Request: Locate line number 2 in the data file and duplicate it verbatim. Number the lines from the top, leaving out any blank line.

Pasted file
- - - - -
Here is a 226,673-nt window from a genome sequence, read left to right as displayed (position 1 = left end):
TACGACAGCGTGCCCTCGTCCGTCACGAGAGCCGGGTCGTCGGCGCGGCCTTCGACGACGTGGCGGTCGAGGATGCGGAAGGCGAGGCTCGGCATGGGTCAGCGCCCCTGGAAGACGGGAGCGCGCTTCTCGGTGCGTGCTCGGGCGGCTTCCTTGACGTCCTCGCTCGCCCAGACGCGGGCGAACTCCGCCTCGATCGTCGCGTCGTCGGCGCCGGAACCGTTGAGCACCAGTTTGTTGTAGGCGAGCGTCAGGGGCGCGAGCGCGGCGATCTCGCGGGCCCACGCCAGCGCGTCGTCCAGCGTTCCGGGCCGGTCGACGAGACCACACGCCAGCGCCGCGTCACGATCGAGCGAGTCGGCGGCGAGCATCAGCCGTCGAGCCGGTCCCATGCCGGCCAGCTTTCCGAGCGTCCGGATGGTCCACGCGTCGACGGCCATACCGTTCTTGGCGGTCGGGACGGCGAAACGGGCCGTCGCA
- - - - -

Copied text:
TACGACAGCGTGCCCTCGTCCGTCACGAGAGCCGGGTCGTCGGCGCGGCCTTCGACGACGTGGCGGTCGAGGATGCGGAAGGCGAGGCTCGGCATGGGTCAGCGCCCCTGGAAGACGGGAGCGCGCTTCTCGGTGCGTGCTCGGGCGGCTTCCTTGACGTCCTCGCTCGCCCAGACGCGGGCGAACTCCGCCTCGATCGTCGCGTCGTCGGCGCCGGAACCGTTGAGCACCAGTTTGTTGTAGGCGAGCGTCAGGGGCGCGAGCGCGGCGATCTCGCGGGCCCACGCCAGCGCGTCGTCCAGCGTTCCGGGCCGGTCGACGAGACCACACGCCAGCGCCGCGTCACGATCGAGCGAGTCGGCGGCGAGCATCAGCCGTCGAGCCGGTCCCATGCCGGCCAGCTTTCCGAGCGTCCGGATGGTCCACGCGTCGACGGCCATACCGTTCTTGGCGGTCGGGACGGCGAAACGGGCCGTCGCA